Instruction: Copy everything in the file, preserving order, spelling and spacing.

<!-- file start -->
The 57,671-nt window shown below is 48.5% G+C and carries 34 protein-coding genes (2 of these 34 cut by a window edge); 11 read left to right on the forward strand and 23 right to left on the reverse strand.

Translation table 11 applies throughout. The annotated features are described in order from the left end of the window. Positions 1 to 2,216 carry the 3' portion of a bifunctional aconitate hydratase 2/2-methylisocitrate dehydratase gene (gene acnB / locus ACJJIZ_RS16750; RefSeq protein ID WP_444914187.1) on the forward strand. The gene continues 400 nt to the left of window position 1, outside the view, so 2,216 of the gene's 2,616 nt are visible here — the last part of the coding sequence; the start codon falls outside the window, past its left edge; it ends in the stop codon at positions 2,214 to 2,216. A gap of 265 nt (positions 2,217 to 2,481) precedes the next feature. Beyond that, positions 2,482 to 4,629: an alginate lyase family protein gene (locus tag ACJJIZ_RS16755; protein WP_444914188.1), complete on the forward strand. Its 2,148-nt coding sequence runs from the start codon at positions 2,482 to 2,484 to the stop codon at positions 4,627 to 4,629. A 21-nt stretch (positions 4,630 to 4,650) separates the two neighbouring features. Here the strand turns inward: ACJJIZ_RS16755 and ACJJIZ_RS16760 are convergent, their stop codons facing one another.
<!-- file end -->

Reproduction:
The 57,671-nt window shown below is 48.5% G+C and carries 34 protein-coding genes (2 of these 34 cut by a window edge); 11 read left to right on the forward strand and 23 right to left on the reverse strand.

Translation table 11 applies throughout. The annotated features are described in order from the left end of the window. Positions 1 to 2,216 carry the 3' portion of a bifunctional aconitate hydratase 2/2-methylisocitrate dehydratase gene (gene acnB / locus ACJJIZ_RS16750; RefSeq protein ID WP_444914187.1) on the forward strand. The gene continues 400 nt to the left of window position 1, outside the view, so 2,216 of the gene's 2,616 nt are visible here — the last part of the coding sequence; the start codon falls outside the window, past its left edge; it ends in the stop codon at positions 2,214 to 2,216. A gap of 265 nt (positions 2,217 to 2,481) precedes the next feature. Beyond that, positions 2,482 to 4,629: an alginate lyase family protein gene (locus tag ACJJIZ_RS16755; protein WP_444914188.1), complete on the forward strand. Its 2,148-nt coding sequence runs from the start codon at positions 2,482 to 2,484 to the stop codon at positions 4,627 to 4,629. A 21-nt stretch (positions 4,630 to 4,650) separates the two neighbouring features. Here the strand turns inward: ACJJIZ_RS16755 and ACJJIZ_RS16760 are convergent, their stop codons facing one another.